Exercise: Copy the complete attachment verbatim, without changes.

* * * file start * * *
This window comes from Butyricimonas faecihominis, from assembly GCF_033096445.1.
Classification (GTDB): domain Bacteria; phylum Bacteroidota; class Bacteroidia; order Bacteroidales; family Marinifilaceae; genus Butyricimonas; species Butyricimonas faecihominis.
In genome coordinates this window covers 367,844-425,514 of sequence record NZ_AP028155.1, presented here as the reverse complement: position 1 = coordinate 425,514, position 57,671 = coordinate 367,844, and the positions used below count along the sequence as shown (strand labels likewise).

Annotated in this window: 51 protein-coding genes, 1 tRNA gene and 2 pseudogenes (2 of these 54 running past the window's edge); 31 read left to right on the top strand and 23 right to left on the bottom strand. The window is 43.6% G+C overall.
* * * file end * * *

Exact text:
This window comes from Butyricimonas faecihominis, from assembly GCF_033096445.1.
Classification (GTDB): domain Bacteria; phylum Bacteroidota; class Bacteroidia; order Bacteroidales; family Marinifilaceae; genus Butyricimonas; species Butyricimonas faecihominis.
In genome coordinates this window covers 367,844-425,514 of sequence record NZ_AP028155.1, presented here as the reverse complement: position 1 = coordinate 425,514, position 57,671 = coordinate 367,844, and the positions used below count along the sequence as shown (strand labels likewise).

Annotated in this window: 51 protein-coding genes, 1 tRNA gene and 2 pseudogenes (2 of these 54 running past the window's edge); 31 read left to right on the top strand and 23 right to left on the bottom strand. The window is 43.6% G+C overall.